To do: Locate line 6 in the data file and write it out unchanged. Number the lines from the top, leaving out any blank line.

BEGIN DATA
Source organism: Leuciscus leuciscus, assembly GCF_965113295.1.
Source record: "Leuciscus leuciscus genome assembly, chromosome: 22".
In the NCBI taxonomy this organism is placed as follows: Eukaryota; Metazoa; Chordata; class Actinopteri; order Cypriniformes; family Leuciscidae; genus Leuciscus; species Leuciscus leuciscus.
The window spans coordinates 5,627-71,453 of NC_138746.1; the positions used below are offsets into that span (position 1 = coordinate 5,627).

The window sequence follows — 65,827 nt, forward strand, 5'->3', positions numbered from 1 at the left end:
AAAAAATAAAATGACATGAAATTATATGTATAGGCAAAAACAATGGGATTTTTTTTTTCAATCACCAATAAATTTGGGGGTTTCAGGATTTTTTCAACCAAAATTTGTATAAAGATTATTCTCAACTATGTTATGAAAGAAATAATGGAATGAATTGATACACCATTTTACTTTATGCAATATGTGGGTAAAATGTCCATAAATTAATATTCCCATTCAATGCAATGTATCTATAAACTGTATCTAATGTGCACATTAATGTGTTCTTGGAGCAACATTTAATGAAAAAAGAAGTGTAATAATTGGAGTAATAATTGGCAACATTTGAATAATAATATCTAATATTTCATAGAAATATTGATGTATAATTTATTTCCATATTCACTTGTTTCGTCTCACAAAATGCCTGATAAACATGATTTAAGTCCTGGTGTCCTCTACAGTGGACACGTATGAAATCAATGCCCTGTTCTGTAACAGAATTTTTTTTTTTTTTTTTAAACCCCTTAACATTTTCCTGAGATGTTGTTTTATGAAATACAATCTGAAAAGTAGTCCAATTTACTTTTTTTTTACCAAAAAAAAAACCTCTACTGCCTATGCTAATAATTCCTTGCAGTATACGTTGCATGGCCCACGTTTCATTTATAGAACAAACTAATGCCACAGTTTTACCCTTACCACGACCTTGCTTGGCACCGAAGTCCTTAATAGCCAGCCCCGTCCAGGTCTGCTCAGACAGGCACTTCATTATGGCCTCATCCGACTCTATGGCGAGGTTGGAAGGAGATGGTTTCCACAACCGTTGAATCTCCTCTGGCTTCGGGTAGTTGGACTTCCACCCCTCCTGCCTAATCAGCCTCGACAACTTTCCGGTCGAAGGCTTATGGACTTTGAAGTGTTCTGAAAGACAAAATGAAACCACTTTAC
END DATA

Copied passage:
AAAAAATAAAATGACATGAAATTATATGTATAGGCAAAAACAATGGGATTTTTTTTTTCAATCACCAATAAATTTGGGGGTTTCAGGATTTTTTCAACCAAAATTTGTATAAAGATTATTCTCAACTATGTTATGAAAGAAATAATGGAATGAATTGATACACCATTTTACTTTATGCAATATGTGGGTAAAATGTCCATAAATTAATATTCCCATTCAATGCAATGTATCTATAAACTGTATCTAATGTGCACATTAATGTGTTCTTGGAGCAACATTTAATGAAAAAAGAAGTGTAATAATTGGAGTAATAATTGGCAACATTTGAATAATAATATCTAATATTTCATAGAAATATTGATGTATAATTTATTTCCATATTCACTTGTTTCGTCTCACAAAATGCCTGATAAACATGATTTAAGTCCTGGTGTCCTCTACAGTGGACACGTATGAAATCAATGCCCTGTTCTGTAACAGAATTTTTTTTTTTTTTTTTAAACCCCTTAACATTTTCCTGAGATGTTGTTTTATGAAATACAATCTGAAAAGTAGTCCAATTTACTTTTTTTTTACCAAAAAAAAAACCTCTACTGCCTATGCTAATAATTCCTTGCAGTATACGTTGCATGGCCCACGTTTCATTTATAGAACAAACTAATGCCACAGTTTTACCCTTACCACGACCTTGCTTGGCACCGAAGTCCTTAATAGCCAGCCCCGTCCAGGTCTGCTCAGACAGGCACTTCATTATGGCCTCATCCGACTCTATGGCGAGGTTGGAAGGAGATGGTTTCCACAACCGTTGAATCTCCTCTGGCTTCGGGTAGTTGGACTTCCACCCCTCCTGCCTAATCAGCCTCGACAACTTTCCGGTCGAAGGCTTATGGACTTTGAAGTGTTCTGAAAGACAAAATGAAACCACTTTAC